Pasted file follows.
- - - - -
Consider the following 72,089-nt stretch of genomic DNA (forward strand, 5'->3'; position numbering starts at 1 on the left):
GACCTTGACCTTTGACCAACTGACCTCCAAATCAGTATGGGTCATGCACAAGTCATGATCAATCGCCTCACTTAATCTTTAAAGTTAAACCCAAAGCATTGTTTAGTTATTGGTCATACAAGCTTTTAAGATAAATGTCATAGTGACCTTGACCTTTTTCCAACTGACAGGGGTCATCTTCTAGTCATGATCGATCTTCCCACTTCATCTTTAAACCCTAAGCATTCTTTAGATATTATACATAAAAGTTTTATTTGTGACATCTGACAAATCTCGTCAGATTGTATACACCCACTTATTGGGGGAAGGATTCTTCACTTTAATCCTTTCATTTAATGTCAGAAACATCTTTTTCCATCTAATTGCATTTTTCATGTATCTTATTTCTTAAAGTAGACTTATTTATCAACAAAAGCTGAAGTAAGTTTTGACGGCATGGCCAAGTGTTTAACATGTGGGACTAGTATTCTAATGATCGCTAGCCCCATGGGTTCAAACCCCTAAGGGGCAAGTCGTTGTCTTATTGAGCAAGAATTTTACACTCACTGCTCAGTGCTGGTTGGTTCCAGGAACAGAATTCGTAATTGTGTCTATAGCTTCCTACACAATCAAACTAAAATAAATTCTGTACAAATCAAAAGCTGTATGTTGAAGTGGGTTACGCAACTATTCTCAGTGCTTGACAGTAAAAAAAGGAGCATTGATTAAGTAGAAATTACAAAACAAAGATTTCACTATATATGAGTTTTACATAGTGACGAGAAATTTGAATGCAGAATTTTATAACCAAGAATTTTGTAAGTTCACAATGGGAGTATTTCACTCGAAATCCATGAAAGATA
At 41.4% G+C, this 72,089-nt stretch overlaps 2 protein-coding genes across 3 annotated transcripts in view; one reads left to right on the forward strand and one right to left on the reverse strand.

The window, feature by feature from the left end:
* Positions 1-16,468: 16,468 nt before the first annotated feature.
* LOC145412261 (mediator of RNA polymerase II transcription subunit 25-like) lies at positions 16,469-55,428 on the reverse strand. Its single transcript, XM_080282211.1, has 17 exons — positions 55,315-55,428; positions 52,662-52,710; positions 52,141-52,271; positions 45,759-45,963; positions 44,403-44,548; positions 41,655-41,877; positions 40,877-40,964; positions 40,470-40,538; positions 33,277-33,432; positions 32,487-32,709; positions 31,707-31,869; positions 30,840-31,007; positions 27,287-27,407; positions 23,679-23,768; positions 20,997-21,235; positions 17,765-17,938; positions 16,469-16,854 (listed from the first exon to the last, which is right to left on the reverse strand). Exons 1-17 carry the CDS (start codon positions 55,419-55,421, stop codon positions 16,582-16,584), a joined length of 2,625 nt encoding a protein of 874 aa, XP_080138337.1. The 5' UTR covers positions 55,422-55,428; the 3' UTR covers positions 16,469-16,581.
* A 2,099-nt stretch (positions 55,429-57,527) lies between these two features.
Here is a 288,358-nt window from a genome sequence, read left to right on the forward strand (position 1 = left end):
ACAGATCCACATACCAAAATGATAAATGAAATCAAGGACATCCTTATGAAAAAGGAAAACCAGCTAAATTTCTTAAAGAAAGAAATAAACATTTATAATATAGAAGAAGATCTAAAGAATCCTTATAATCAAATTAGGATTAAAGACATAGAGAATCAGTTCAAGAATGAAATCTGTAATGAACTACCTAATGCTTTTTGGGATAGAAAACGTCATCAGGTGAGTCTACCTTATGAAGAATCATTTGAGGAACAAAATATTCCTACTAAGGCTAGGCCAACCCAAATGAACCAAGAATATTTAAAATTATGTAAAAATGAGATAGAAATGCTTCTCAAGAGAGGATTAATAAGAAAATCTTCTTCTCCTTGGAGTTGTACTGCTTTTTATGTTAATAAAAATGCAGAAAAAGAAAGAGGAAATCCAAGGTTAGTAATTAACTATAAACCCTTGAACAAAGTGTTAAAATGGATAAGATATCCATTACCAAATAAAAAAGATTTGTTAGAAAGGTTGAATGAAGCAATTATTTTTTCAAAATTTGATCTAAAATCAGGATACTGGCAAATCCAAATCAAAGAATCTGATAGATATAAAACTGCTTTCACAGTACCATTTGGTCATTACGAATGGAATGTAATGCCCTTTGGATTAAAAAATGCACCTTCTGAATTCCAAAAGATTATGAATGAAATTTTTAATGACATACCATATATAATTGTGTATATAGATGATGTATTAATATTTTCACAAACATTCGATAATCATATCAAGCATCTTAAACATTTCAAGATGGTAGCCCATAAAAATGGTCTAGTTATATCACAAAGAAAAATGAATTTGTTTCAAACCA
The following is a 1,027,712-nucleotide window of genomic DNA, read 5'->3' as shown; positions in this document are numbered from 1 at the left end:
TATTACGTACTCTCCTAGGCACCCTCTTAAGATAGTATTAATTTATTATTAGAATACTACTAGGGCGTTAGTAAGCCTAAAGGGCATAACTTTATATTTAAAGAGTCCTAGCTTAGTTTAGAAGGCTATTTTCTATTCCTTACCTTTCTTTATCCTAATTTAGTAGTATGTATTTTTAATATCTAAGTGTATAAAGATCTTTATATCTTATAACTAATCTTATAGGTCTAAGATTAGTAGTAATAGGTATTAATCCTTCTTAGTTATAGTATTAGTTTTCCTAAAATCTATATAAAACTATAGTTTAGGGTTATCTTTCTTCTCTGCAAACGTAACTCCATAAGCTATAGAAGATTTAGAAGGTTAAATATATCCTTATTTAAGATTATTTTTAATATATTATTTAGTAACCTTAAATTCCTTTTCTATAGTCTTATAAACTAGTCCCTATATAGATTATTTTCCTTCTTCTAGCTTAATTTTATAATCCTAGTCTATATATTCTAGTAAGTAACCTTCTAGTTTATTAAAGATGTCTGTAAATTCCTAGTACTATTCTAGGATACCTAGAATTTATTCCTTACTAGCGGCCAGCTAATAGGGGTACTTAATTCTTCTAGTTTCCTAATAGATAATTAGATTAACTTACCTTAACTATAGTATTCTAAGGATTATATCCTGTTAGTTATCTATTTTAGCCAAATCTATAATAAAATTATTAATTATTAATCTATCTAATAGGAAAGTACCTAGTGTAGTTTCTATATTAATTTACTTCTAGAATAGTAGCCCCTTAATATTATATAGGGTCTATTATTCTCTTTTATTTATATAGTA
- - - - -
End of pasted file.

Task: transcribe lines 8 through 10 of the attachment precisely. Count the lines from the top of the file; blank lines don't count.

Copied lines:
Here is a 288,358-nt window from a genome sequence, read left to right on the forward strand (position 1 = left end):
ACAGATCCACATACCAAAATGATAAATGAAATCAAGGACATCCTTATGAAAAAGGAAAACCAGCTAAATTTCTTAAAGAAAGAAATAAACATTTATAATATAGAAGAAGATCTAAAGAATCCTTATAATCAAATTAGGATTAAAGACATAGAGAATCAGTTCAAGAATGAAATCTGTAATGAACTACCTAATGCTTTTTGGGATAGAAAACGTCATCAGGTGAGTCTACCTTATGAAGAATCATTTGAGGAACAAAATATTCCTACTAAGGCTAGGCCAACCCAAATGAACCAAGAATATTTAAAATTATGTAAAAATGAGATAGAAATGCTTCTCAAGAGAGGATTAATAAGAAAATCTTCTTCTCCTTGGAGTTGTACTGCTTTTTATGTTAATAAAAATGCAGAAAAAGAAAGAGGAAATCCAAGGTTAGTAATTAACTATAAACCCTTGAACAAAGTGTTAAAATGGATAAGATATCCATTACCAAATAAAAAAGATTTGTTAGAAAGGTTGAATGAAGCAATTATTTTTTCAAAATTTGATCTAAAATCAGGATACTGGCAAATCCAAATCAAAGAATCTGATAGATATAAAACTGCTTTCACAGTACCATTTGGTCATTACGAATGGAATGTAATGCCCTTTGGATTAAAAAATGCACCTTCTGAATTCCAAAAGATTATGAATGAAATTTTTAATGACATACCATATATAATTGTGTATATAGATGATGTATTAATATTTTCACAAACATTCGATAATCATATCAAGCATCTTAAACATTTCAAGATGGTAGCCCATAAAAATGGTCTAGTTATATCACAAAGAAAAATGAATTTGTTTCAAACCA
The following is a 1,027,712-nucleotide window of genomic DNA, read 5'->3' as shown; positions in this document are numbered from 1 at the left end: